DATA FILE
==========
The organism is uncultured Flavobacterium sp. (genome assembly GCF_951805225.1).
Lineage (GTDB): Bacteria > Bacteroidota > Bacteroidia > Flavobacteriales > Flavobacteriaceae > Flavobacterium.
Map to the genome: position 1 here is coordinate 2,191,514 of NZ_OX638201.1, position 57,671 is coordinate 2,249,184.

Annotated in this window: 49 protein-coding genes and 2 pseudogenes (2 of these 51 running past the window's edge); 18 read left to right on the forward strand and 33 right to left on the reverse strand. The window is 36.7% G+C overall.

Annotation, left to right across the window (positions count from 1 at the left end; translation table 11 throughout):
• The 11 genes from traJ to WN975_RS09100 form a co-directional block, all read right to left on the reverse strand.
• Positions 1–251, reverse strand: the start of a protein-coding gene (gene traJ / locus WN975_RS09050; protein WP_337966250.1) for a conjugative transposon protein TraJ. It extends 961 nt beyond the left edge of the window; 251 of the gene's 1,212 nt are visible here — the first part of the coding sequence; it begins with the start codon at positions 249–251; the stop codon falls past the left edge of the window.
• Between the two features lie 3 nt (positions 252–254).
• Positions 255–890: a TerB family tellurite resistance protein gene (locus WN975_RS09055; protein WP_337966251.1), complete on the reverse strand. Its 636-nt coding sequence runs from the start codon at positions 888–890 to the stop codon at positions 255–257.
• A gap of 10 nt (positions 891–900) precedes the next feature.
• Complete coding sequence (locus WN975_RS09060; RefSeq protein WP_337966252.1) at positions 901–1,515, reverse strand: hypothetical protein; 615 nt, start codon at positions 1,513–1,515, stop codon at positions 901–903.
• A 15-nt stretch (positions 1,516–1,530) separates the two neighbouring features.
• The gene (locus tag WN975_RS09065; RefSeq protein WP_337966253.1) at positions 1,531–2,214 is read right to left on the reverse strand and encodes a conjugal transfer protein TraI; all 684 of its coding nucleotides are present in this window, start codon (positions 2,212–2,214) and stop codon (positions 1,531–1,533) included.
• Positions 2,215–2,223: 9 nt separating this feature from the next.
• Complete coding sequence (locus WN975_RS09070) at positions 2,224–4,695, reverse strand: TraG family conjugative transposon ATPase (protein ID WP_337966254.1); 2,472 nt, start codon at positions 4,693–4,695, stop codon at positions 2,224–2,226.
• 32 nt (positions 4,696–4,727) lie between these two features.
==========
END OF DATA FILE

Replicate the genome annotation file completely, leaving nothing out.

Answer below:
The organism is uncultured Flavobacterium sp. (genome assembly GCF_951805225.1).
Lineage (GTDB): Bacteria > Bacteroidota > Bacteroidia > Flavobacteriales > Flavobacteriaceae > Flavobacterium.
Map to the genome: position 1 here is coordinate 2,191,514 of NZ_OX638201.1, position 57,671 is coordinate 2,249,184.

Annotated in this window: 49 protein-coding genes and 2 pseudogenes (2 of these 51 running past the window's edge); 18 read left to right on the forward strand and 33 right to left on the reverse strand. The window is 36.7% G+C overall.

Annotation, left to right across the window (positions count from 1 at the left end; translation table 11 throughout):
• The 11 genes from traJ to WN975_RS09100 form a co-directional block, all read right to left on the reverse strand.
• Positions 1–251, reverse strand: the start of a protein-coding gene (gene traJ / locus WN975_RS09050; protein WP_337966250.1) for a conjugative transposon protein TraJ. It extends 961 nt beyond the left edge of the window; 251 of the gene's 1,212 nt are visible here — the first part of the coding sequence; it begins with the start codon at positions 249–251; the stop codon falls past the left edge of the window.
• Between the two features lie 3 nt (positions 252–254).
• Positions 255–890: a TerB family tellurite resistance protein gene (locus WN975_RS09055; protein WP_337966251.1), complete on the reverse strand. Its 636-nt coding sequence runs from the start codon at positions 888–890 to the stop codon at positions 255–257.
• A gap of 10 nt (positions 891–900) precedes the next feature.
• Complete coding sequence (locus WN975_RS09060; RefSeq protein WP_337966252.1) at positions 901–1,515, reverse strand: hypothetical protein; 615 nt, start codon at positions 1,513–1,515, stop codon at positions 901–903.
• A 15-nt stretch (positions 1,516–1,530) separates the two neighbouring features.
• The gene (locus tag WN975_RS09065; RefSeq protein WP_337966253.1) at positions 1,531–2,214 is read right to left on the reverse strand and encodes a conjugal transfer protein TraI; all 684 of its coding nucleotides are present in this window, start codon (positions 2,212–2,214) and stop codon (positions 1,531–1,533) included.
• Positions 2,215–2,223: 9 nt separating this feature from the next.
• Complete coding sequence (locus WN975_RS09070) at positions 2,224–4,695, reverse strand: TraG family conjugative transposon ATPase (protein ID WP_337966254.1); 2,472 nt, start codon at positions 4,693–4,695, stop codon at positions 2,224–2,226.
• 32 nt (positions 4,696–4,727) lie between these two features.